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Here's a look at all the ways governments and companies are doing whatever it takes to woo the valuable Chinese tourist.
Chinese tourists have caught the international travel bug — and the rest of the world is desperately hoping they never lose it.
The number of tourist departures from China hit a whopping 97.3 million in 2013, up more than nine fold from 2000, according to the Germany-based China Outbound Tourism Research Institute.
To put this staggering figure into context, that means about one in 10 international tourists is now Chinese.
Chinese globetrotters also spend more than any other country: $129 billion in 2013, up 26 percent on the previous year and well ahead of the $86 billion spent by American travelers.
And if you think these figures are huge, consider this: only about 4 percent of China’s 1.3 billion people own passports.
It's a safe bet that the dizzying pace of growth of Chinese outbound tourism will continue as more people earn enough money to visit the likes of Paris, New York, Sydney and London.
Understandably, Chinese tourists have become a hot commodity, particularly after the financial crisis plunged much of the world into a deep recession.
Countries and companies are now falling all over themselves to attract increasingly wealthy Chinese travelers to their shores.
Here's some examples:
Hiring Chinese police reinforcements
Paris might be one of the most beautiful cities in the world, but it’s also becoming increasingly dangerous — at least for Chinese tourists. Travelers from China often carry large amounts of cash, making them easy prey for pickpockets and muggers. Concerned that the rising number of assaults on Chinese tourists could frighten them away, French authorities are recruiting Chinese police to help patrol tourist hot spots and keep their fellow citizens safe.
Relaxing visa requirements
To lure more Chinese tourists to their shores, several countries, including the United States and Britain, have cut the red tape for Chinese visitors applying for visas. Some nations are even considering doing away with the document altogether. In October, the British government announced a 24-hour “super priority” visa application for Chinese business visitors and a scheme to allow Chinese tourists to apply for a UK and Schengen visa at the same time, instead of filing two separate applications. The move came after a barrage of criticism that the British visa process was deterring visitors.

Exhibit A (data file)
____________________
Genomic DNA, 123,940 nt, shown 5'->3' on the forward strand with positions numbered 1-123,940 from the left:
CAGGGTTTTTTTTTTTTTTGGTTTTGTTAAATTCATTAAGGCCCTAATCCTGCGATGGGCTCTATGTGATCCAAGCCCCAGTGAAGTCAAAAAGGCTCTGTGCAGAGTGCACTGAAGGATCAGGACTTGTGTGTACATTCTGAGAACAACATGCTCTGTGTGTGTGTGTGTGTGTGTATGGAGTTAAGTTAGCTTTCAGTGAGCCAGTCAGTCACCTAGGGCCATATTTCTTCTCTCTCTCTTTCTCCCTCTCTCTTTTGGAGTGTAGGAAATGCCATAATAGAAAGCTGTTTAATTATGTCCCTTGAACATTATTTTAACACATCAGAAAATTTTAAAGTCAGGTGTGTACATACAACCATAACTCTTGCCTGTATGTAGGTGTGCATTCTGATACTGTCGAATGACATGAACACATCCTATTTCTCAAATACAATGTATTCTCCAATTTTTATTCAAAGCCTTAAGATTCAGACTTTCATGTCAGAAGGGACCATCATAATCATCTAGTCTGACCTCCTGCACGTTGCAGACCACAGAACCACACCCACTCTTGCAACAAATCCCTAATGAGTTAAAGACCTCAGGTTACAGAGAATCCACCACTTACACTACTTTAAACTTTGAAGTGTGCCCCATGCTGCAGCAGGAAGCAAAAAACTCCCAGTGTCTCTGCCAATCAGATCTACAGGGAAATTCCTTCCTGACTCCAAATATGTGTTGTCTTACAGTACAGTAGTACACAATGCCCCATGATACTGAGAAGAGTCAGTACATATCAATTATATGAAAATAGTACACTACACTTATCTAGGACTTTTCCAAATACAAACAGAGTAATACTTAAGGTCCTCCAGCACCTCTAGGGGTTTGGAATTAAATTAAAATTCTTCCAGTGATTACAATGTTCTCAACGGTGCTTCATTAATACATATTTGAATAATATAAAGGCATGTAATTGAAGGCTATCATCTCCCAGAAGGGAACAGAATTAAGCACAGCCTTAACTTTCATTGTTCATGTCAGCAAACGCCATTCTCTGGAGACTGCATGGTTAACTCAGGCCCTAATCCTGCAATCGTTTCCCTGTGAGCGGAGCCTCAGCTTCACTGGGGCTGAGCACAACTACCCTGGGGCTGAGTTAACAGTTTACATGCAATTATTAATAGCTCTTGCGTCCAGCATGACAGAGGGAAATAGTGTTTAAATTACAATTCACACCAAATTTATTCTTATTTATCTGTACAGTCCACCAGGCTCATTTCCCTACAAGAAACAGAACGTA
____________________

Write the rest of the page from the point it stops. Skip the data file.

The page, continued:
Accepting Chinese credit cards
Let’s be honest: It’s not Chinese tourists that companies want, it’s their money. To that end British luxury department store Harrods announced in April 2012 that it had installed 75 UnionPay (China’s main credit card) terminals in its store in Knightsbridge, London, as well as eight at its airport branches.
Dishing up congee
Keen to attract more Chinese guests, hotels around the world are adjusting their services. French hotel group Accor, for example, employs Mandarin speaking staff and offers translations of maps and menus, adaptor plugs and Chinese newspapers. It also serves up Chinese dishes such as congee, soup and noodles for guests wanting a taste of home.
Hiring Chinese ski instructors
As overseas vacations become more commonplace, Chinese tourists increasingly want to do more than just shop at big-brand stores and take snapshots of landmarks. Now they want adventure holidays such as skiing. Canada is going after this small but growing market by hiring Chinese or Chinese-speaking ski instructors at its ski resorts.
Cashing in on the popularity of Chinese celebrities
Some countries are using Chinese celebrities to attract more tourists. Take New Zealand for example. Tourism authorities there have cashed in on the popularity of Chinese actress Yao Chen, pictured above, who has more than 66 million followers on Chinese microblogging service Weibo, by hosting her wedding and making her the face of its '100% Pure New Zealand' campaign in China.
Hosting Chinese movie shoots
The number of Chinese visitors to Thailand more than doubled in the first nine months of 2013 from the previous year to over 3.24 million, making the Southeast Asian country the second most popular destination for Chinese tourists. The sharp increase was largely credited to the 2012 box-office hit “Lost in Thailand,” a Chinese comedy about two businessmen who go searching for their boss in Thailand. The tiny island of Mauritius is now hoping for the same spike after the release of the China-Japan co-production “Five Minutes to Tomorrow” this year.